The client-side list application display 210 may include information fields 220 to provide specific information pertaining to a list entry item. Each information field 220 may concern a different aspect of the web-based list. For example, if the web-based list pertains to books, the information fields 220 may then request information pertaining to a book's title, author, International Standard Book Number (ISBN), or any other relevant information. Although the information fields 220 have been described with respect to books, it should be noted that the information fields 220 may be altered to pertain specifically to movies, music, or another interest depending on the type of web-list being created or modified.

The client-side list application display 210 may also include a current image 230 that may display the current image associated with the list entry item. In one implementation, if an image has not been associated with the list entry item or the list entry item in newly created, the current image 230 may display a “?”.

The client-side list application display 210 may also include an inline viewer 240 that may display a list of matching images 250 that match terms entered into the information fields 220. Once displayed, the user may then select an image from the list. In one implementation, the inline viewer 240 may not be displayed until a user has submitted a request to locate (or search for) matching images 250. Each matching image 250 may contain information pertaining to the matching image 250 including a specific URL address indicating the location on the server of the actual image file. The matching image 250 may display the image file by connecting to the image file located at the specific URL address. The matching images 250 may also contain additional information pertaining to the displayed image that relate to the data provided in the information fields 220. For example, if one matching image 250 displayed a book cover, the matching image 220 may also contain additional information pertaining to that book such as the book's title, author, ISBN, or any other relevant information.

FIG. 3 illustrates a flow diagram of a method 300 for sending a request to search for images matching the information fields 220 in accordance with one or more implementations of various techniques described herein. In one implementation, the client-side list application 61 may send the request to search for these images and display the results in the inline viewer 240.

As mentioned above, a user may utilize the internet browser 60 to access a social networking website on the Internet. The website may display an option for the user to add a list entry item to a web-based list detailing the user's favorite movies, books, music, or other like interest. After the user selects the option to add the list entry item to a new or pre-existing web-based list, the internet browser 60 may open a client-side list application 61 to receive information pertaining to the list entry item. The internet browser 60 may use a Hyper Text Markup Language (HTML) rendering engine and a JavaScript engine to execute and display the client-side list application 61. The monitor 47 may then display the client-side list application display 210 as described in FIG. 2.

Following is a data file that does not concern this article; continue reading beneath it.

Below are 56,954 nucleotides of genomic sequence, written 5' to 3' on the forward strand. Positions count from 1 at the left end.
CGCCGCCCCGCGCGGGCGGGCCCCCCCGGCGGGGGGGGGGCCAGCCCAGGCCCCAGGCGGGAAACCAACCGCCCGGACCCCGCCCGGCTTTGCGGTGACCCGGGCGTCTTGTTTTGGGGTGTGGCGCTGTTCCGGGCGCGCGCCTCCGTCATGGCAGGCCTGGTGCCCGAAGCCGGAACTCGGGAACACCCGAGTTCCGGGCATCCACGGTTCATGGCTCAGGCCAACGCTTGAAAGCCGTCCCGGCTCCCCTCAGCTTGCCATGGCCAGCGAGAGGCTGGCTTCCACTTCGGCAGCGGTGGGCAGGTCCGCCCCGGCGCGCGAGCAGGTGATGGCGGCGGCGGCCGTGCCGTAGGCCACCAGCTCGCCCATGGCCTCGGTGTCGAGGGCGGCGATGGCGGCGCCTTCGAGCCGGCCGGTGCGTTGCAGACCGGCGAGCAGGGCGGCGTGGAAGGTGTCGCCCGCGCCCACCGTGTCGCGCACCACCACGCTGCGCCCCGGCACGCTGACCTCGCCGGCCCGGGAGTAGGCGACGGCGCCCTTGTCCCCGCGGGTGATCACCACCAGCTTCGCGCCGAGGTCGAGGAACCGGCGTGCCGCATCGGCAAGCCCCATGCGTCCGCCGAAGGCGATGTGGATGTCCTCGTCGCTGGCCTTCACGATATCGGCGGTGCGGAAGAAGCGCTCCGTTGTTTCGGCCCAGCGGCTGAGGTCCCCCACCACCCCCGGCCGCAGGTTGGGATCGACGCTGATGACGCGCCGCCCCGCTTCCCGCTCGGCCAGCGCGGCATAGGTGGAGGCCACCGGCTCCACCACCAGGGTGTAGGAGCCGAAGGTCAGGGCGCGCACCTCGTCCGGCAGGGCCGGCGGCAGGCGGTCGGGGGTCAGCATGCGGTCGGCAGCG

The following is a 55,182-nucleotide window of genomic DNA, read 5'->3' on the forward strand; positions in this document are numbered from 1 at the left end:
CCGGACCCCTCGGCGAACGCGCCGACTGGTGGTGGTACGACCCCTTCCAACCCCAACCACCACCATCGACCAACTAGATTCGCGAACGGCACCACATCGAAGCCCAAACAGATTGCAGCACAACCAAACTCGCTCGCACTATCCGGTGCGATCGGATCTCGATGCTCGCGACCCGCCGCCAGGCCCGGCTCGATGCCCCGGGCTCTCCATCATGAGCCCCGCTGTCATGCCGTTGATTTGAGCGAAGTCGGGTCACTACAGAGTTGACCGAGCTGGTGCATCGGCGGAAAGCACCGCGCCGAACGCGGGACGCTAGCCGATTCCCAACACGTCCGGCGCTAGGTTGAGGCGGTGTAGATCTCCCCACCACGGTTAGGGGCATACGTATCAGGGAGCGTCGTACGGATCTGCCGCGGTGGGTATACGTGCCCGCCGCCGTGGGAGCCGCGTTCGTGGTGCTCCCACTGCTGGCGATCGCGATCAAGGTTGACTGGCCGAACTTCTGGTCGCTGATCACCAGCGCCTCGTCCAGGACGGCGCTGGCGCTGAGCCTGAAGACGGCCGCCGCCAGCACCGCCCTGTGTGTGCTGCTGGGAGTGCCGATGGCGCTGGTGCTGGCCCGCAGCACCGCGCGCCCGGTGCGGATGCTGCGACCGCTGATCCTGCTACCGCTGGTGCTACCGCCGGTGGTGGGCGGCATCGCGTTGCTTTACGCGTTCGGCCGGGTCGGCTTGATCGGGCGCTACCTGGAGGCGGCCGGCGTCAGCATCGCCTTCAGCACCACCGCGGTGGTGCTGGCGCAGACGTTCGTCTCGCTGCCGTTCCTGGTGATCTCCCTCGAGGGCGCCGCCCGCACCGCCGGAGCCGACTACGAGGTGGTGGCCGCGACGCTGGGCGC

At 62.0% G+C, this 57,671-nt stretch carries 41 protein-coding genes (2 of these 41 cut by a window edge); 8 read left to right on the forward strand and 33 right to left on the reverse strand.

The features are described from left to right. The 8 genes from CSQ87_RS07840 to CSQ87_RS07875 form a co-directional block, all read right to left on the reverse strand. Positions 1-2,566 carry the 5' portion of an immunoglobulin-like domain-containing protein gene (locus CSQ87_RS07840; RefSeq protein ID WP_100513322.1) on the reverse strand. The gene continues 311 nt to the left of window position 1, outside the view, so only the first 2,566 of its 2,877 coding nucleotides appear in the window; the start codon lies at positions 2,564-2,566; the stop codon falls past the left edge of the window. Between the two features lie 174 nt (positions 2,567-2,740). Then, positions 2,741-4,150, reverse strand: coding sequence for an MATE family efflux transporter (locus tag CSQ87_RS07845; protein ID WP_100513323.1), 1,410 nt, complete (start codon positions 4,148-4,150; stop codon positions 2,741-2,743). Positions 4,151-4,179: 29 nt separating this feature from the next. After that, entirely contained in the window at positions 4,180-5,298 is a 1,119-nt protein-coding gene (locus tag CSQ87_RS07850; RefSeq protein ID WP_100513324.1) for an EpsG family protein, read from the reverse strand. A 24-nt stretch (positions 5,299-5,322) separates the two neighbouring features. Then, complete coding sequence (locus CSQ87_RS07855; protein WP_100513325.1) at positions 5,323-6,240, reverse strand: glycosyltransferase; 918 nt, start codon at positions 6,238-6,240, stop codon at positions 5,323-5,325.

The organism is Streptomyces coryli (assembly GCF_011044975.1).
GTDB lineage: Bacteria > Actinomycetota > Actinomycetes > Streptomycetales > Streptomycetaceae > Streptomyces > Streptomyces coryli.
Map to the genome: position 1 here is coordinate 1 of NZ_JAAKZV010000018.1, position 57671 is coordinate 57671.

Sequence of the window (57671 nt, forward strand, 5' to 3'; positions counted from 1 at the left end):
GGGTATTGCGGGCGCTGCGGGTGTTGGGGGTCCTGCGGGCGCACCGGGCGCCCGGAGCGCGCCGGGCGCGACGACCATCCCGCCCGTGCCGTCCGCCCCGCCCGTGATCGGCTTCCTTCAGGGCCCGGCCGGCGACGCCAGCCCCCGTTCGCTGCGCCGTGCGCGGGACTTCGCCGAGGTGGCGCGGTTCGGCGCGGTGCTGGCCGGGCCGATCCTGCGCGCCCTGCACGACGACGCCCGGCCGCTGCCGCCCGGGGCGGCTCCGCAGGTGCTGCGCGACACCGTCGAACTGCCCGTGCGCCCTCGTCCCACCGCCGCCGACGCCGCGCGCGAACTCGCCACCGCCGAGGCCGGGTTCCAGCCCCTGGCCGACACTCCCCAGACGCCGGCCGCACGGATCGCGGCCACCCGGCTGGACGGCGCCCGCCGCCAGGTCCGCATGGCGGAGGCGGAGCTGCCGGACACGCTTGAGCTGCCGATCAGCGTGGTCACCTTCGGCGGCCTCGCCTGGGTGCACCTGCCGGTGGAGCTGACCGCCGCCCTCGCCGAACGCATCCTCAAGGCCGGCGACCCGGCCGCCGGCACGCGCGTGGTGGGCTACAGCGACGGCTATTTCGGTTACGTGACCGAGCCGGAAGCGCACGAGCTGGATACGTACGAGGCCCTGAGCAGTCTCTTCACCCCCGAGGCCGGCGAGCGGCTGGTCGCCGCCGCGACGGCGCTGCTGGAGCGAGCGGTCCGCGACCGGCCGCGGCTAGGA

The client-side list application 61 may then wait for the user to input data into the information fields 220 as illustrated in FIG. 2. After adding data to the information fields 220, the user may send a request to the client-side list application 61 to search for an image to be displayed as a thumbnail image next to the list entry item in the web-based list. At step 310, the client-side list application 61 may receive the request to search for an image to add as a thumbnail image next to the list entry item. In one implementation, the user may select an option such as “Search for an Image” on the client-side list application 61; however, the option may also be displayed using another similar phrase or an icon.

At step 320, the client-side list application 61 may use an Asynchronous JavaScript and XML (AJAX) call function to request a server-side list application 62 to locate images that relate to the data contained in the information fields 220. The Ajax call function may enable the client-side list application 61 to invoke the server-side list application 62 in the background of the internet browser 60 without having to refresh or navigate to a different web site on the internet browser 60. The server-side list application 62 may search the image database 63 for images relating to the data contained in the information fields 220. The functions of the server-side list application 62 are described in greater detail in FIG. 4.

At step 330, the client-side list application 61 may receive the image results from the server-side list application 62 in an Extensible Markup Language (XML) package via the AJAX call function. Although it has been described that the client-side list application 61 may receive an XML package, it should be noted that the client-side list application 61 may receive the image search results package in a variety of other forms such as a zip file and the like.

At step 340, the client-side list application 61 may convert the XML package into a JavaScript and HTML source code so that the internet browser 60 may be able to interpret and display the image search results.

At step 350, the client-side list application 61 may display the image search results on the inline viewer 240 located on the UI of the client-side list application 61. The inline viewer 240 may display the image search results as a list of matching images 250 as described in FIG. 2.